Such efforts can also potentially inspire the design of devices and digital interfaces for seniors.
Creating joint housing arrangements for seniors and affordable housing residents
NYC has long had a housing affordability problem and the city can also be very isolating, especially in light of social distancing. We propose an affordable housing model that combats social isolation; housing units that pair seniors who live alone with individuals in need of affordable housing, for example, students or artists.
As a way to subsidize their rent, individuals might contribute by helping the senior to do chores which are too physically demanding, walking their dog, checking in on them when they are sick, grocery shopping, and spending time with them. This model will provide the social and community support that is so important for seniors, but the model is really about reciprocity. Seniors have much to offer the relationship as well; they have lived experiences to share and they often have more time for things like cooking or caring for houseplants. Additionally, seniors aren’t the only ones who experience social isolation, especially during COVID-19; many individuals experience loneliness when they live far away from family or just by themselves, and stress when dealing with things like a job loss or a health concern.
Through this housing model, both parties will gain greater, more intergenerational social connections and in the case of a future pandemic, can be a part of an isolation pod together, ensuring the continued physical and mental well-being of each other. In the case of a future pandemic or similar event, contracts may need to be revised to ensure the safety of seniors and the extra consideration by the young people who live with them. In this case, students and artists, as proposed below, could make good companions for seniors as they are more able to isolate themselves due to their primary job being ones which can potentially be done from home.
There are many possible arrangements for this:
- Affordable Student Units in a Market Rate Seniors Building
Modeled partially after Humanitas Retirement home in the Netherlands
Unoccupied rooms in seniors-owned houses will become potential living spaces for students who are deemed to have financial need, which could be determined based on an application, interview, and selection process facilitated by partner universities to ensure that the chosen students are a good fit for the program. Each chosen student will be trained on how to support seniors and given a contract to sign which stipulates that they agree to a set of rules tailored by each senior (for example no parties in the unit, no loud noise past 9 pm, must put away dishes daily) then paired up with a senior buddy to spend a certain amount of time hanging out or helping them out each week. In return, students get subsidized rent and their own living space.
Modeled after Judson Manor in Cleveland, Ohio
Similar to artists-in-residence programs, artists and seniors live together in a housing complex. Artists are given living and work spaces and give lessons and/or performances as well as socially contribute to the retirement home.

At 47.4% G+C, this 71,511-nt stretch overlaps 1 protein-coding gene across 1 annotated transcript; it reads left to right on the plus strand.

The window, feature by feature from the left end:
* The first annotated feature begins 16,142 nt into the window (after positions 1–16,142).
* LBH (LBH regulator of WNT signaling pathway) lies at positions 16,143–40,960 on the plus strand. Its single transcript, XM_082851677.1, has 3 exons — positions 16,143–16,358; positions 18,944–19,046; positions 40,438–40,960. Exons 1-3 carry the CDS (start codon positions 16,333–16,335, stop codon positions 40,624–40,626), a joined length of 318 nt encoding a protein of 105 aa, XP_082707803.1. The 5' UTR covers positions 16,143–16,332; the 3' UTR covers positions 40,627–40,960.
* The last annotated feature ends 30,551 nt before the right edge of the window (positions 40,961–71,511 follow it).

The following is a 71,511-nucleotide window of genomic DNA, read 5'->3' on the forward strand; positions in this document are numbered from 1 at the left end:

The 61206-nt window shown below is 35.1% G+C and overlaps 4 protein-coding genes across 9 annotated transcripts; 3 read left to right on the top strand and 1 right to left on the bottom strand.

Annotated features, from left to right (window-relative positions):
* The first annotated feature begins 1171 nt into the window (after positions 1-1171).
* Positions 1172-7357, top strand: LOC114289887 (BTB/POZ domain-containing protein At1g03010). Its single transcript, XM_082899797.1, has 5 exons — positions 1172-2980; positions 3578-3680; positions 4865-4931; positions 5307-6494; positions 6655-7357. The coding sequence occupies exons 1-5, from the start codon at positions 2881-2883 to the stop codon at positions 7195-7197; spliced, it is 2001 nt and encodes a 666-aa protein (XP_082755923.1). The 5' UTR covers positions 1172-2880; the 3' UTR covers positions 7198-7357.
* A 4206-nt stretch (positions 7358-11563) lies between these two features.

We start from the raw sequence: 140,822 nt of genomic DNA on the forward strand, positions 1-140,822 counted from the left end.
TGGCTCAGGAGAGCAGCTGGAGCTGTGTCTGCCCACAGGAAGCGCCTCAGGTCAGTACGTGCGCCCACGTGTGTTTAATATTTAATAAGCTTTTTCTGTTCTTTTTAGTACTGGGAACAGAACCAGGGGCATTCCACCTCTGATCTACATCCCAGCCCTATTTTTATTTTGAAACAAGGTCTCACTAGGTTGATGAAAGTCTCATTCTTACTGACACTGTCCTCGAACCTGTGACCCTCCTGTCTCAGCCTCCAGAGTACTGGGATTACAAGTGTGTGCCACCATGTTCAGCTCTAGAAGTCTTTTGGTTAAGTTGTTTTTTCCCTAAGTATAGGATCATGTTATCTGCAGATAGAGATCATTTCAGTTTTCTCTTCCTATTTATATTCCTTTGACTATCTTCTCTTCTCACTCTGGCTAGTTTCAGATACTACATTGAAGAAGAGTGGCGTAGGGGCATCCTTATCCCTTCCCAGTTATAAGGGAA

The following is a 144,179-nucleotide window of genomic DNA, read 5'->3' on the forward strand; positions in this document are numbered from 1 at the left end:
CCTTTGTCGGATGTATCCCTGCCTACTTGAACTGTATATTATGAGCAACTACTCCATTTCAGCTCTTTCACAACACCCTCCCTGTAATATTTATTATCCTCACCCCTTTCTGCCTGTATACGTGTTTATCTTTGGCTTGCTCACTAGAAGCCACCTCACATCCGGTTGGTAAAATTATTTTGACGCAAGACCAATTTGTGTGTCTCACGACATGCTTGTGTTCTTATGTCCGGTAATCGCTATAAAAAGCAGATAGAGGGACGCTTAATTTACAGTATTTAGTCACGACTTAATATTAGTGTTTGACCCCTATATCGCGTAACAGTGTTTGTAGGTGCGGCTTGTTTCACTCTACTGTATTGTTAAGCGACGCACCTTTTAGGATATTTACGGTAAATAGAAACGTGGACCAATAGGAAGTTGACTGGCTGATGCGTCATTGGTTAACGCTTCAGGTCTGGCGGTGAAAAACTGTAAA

3. Home Share
Modeled after the Toronto Home Share Project
Seniors who own their property and have an extra room lease it out to qualified individuals with financial need. Individuals contribute socially as well as by taking on household chores and errands
The above mentioned proposals aim to help seniors age in place by redesigning city services to mitigate health risks and allow for increased agency. Seniors should be at the center of planning and implementation rather than at the periphery. We believe that the future of the city post pandemic needs to prioritize the needs of vulnerable populations — which means seniors and other populations should be involved as power holders and decision makers in urban design. Solutions designed for seniors in turn make the city better for everyone. Addressing the needs of seniors will greatly help to create a more just New York City.
All four teammates are currently pursuing their Master’s degrees in Transdisciplinary Design at Parsons School of Design, The New School.
Zoe Banzon is a design researcher who aspires to bring a human-centered approach to co-facilitating sustainable change for misrepresented communities. Her background is in experience design and communication design for development (i.e. science communication, educational communication, development journalism, and community broadcasting) which both serve as a foundation for the social equity work that she focuses on today.
Darcy Keester is a design researcher who is passionate about creating healthy urban experiences using methods that imagine provocative futures. Her background is in environmental design and community development where she led an initiative called Upcycle Vancouver which culminated in the community build of the city of Vancouver’s first non-profit owned and operated parklet.
Sudeepti Rachakonda is a design strategist who sees design as a tool that can be used to elevate peoples’ voices, particularly in urban design. Her work experiences span across the design process, from user research to business strategy to storytelling, with experience working in education, management consulting, and non-profit project management.
Raissa Xie is a designer and researcher who previously worked in digital product design for various technology companies, before joining Parsons to explore how design can be used and adapted as a decision-making and advocacy tool to facilitate conversations at the intersection of policy, technology, and social sciences to create more equitable futures.